13 December 2012

Beiser/Harrison/YPC: Joyous Time Loops, Just Intonation

YPC with Beiser and Harrison

T   his is the basic premise of the Transient Glory® project: that a child’s voice is a unique instrument during that fleeting time between childhood and after-childhood... and that this instrument can tackle the most challenging and uncompromising music written for them. Children leave something behind [as they grow up and leave childhood]. I don’t know what it is, but children are able to communicate in a way we adults have forgotten how to do.”
  — Francisco Núñez, YPC, 09-MAY-2011.
T   he entirety of ‘Time Loops’ is performed using ‘just intonation’ tuning, based on whole number proportions. With ‘Time Loops’ I am demonstrating the simpler and more harmonious aspects of just intonation. As a result the tunings on the CD don’t push boundaries per se, but rather they sound clearer and more direct than the normal equal-tempered scale that is used in most Western music.”
  — Michael Harrison, 23-AUG-2012.

T he new recording ‘Time Loops’ is a superb stimulus to joy and reflection. Meditation to bring peace at this or any time of year.

I n concert performances, cellist Maya Beiser plays the lead part live accompanied by pre-recorded, digitally-processed tracks forming an auto-ensemble of many sonic layers. Multi-media artist Bill Morrison created a film for ‘Time Loops’ that incorporates archival footage and CGI images that illustrate the movement of the planets, celestial mechanics mathematically conforming to the integer ratios of the music’s just intonation. Composer Michael Harrison performs the piano part with sensitivity and feeling. Even amidst the complexity and conflict of everyday life, we rediscover here the beauty and solace that are immanent in the natural world—the patterns and harmonics of a clockwork Universe whose physics was first formalized mathematically by Kepler, Galileo, Newton, and others—and rediscover that our own homo sapiens processes are as real and natural and immutable as those.

T he last and largest-scale work on the CD, ‘Hijaz,’ was composed by Harrison for Beiser and the Young People’s Chorus of New York City under the direction of Francisco Nuñez, as well as composer and percussionist Payton MacDonald on tabla and shaker. The text combines a prayer written by Harrison with spoken South Indian rhythmic syllables, which merge with the choral textures to evoke a sense of joy and unity and transcendence—deeply fitting for this holiday season.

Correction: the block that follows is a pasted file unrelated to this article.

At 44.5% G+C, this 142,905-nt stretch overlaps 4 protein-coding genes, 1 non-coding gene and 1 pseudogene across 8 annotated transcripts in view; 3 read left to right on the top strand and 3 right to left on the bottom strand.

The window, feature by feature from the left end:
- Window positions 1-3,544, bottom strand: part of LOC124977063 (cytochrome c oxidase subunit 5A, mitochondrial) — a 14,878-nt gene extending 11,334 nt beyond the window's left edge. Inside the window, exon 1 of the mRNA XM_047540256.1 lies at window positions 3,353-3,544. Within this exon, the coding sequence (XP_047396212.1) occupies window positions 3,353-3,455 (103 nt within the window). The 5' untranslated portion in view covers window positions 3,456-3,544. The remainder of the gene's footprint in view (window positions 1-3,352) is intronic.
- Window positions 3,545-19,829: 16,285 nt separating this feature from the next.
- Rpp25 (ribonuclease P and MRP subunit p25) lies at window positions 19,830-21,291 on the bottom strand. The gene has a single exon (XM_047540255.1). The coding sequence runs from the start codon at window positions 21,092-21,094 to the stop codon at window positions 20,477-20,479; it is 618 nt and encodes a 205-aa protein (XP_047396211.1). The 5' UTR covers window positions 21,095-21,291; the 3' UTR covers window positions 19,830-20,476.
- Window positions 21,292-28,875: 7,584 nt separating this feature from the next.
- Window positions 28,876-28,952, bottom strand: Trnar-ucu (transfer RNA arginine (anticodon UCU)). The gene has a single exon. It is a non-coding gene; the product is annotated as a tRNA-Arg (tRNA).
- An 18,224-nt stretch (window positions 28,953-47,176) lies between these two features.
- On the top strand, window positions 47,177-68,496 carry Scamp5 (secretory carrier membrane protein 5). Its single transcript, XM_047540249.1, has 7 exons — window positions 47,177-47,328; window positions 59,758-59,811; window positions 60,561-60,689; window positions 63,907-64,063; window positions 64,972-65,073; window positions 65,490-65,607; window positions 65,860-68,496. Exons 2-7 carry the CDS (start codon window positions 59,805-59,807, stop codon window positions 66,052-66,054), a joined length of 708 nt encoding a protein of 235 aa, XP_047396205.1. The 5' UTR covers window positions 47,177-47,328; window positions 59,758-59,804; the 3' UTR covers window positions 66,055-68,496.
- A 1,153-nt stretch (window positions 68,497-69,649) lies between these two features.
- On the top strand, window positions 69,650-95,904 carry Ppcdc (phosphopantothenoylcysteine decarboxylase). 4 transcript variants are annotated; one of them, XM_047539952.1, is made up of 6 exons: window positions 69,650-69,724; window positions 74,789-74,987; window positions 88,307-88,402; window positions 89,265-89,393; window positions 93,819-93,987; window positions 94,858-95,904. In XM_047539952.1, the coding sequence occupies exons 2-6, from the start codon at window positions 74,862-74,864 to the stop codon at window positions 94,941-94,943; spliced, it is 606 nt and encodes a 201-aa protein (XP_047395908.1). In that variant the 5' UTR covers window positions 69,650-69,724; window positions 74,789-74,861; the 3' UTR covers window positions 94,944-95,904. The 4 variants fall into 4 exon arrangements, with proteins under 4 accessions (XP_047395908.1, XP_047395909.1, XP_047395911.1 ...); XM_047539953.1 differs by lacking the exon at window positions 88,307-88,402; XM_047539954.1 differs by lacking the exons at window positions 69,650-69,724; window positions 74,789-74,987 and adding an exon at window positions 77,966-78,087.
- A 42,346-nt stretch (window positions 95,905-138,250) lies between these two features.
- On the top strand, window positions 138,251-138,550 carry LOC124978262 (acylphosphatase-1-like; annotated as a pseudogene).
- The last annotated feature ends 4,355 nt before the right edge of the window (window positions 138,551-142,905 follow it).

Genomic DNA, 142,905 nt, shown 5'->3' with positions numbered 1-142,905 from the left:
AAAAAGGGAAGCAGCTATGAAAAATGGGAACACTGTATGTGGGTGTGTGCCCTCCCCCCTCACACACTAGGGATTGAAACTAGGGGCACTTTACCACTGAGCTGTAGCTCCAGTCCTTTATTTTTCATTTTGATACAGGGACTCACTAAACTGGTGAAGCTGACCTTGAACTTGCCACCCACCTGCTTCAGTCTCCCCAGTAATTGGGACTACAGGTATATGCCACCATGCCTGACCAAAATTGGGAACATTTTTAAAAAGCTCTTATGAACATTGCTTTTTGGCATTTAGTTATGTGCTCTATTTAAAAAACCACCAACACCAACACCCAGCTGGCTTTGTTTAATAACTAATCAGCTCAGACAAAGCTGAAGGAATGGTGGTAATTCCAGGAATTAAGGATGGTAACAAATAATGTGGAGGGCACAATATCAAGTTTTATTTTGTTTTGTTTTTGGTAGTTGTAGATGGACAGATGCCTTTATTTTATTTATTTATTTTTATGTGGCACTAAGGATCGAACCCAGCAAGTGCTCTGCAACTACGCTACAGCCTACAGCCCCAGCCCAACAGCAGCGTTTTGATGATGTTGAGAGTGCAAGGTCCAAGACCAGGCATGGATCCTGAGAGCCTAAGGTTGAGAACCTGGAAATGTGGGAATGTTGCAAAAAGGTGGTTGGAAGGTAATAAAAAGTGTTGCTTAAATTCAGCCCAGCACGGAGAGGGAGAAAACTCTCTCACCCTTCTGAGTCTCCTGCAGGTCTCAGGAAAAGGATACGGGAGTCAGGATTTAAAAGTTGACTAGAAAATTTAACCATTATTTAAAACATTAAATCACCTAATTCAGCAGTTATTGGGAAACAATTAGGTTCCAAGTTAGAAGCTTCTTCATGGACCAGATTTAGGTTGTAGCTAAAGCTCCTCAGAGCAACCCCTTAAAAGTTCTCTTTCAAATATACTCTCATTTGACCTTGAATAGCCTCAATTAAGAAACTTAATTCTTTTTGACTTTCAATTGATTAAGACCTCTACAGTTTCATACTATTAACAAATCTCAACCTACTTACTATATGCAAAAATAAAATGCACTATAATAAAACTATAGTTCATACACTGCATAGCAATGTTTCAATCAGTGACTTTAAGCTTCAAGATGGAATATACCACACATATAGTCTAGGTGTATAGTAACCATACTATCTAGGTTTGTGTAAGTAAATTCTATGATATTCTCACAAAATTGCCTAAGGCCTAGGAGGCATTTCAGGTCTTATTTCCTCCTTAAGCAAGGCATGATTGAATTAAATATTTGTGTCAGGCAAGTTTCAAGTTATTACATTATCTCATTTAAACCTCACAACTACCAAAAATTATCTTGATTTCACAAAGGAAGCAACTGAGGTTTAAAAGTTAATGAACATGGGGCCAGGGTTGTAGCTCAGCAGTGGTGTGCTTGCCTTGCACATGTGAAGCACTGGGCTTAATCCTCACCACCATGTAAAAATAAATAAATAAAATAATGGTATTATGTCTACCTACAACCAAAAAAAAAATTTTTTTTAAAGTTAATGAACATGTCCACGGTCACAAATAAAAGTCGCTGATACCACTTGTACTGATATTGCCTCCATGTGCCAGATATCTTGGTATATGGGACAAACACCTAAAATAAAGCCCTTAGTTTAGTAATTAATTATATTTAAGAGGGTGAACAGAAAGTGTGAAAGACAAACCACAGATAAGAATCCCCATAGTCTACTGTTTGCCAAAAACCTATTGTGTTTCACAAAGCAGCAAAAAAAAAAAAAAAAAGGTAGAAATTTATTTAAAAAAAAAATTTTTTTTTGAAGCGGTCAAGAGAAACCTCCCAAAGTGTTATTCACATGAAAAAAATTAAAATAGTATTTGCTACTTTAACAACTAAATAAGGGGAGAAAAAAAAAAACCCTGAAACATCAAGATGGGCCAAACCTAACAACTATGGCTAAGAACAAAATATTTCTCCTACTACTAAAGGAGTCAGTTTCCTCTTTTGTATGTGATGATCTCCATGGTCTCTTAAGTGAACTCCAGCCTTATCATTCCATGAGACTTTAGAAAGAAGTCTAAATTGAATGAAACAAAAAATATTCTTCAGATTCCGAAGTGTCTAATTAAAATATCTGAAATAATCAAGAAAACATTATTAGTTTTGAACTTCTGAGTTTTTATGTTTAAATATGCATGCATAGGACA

E specially vivid and poignant are the perspectives of the school-age voices in the choir (see blockquote above). Wise beyond their years; empowered and uplifted by the music. To me, joy is mainly what music is for, and people should, through writing and performing music, feel joyous and acquire a better ability to create more joy. This CD—the compositions and performances—is first-class evidence supporting this idea. Evidence, too, of how crucially important opportunities are for kids to learn and perform music—before adulthood overtakes them as it does us all. Not a nostalgia for a childlike simplicity, but instead a meditation on clarity, on earnestness, on wonder, on the youthful drive to penetrate the truth of things, on receptiveness to joy.



    [50-sec clip, Beiser/Harrison/YPC, ‘Hijaz’; (track 8), 2012, 1.4MB MP3]
M   y intention was to invoke a sense of pilgrimage, either to a wondrous or holy place, or, metaphorically, to a sacred place within each of us. The chorus is the soul of the journeyer... The pulsing rhythms trace our footsteps, and those of our camels, as we make our way on the path of self-discovery.”
  — Michael Harrison, 23-AUG-2012.

T he recent release of ‘Time Loops’ coincided with the first productions of Maya Beiser’s ‘ELSEWHERE: A CelloOpera,’ created by Maya with director Robert Woodruff, composers Missy Mazzoli and Eve Beglarian and writer Erin Cressida Wilson. For more information, visit www.elsewherecelloopera.com.


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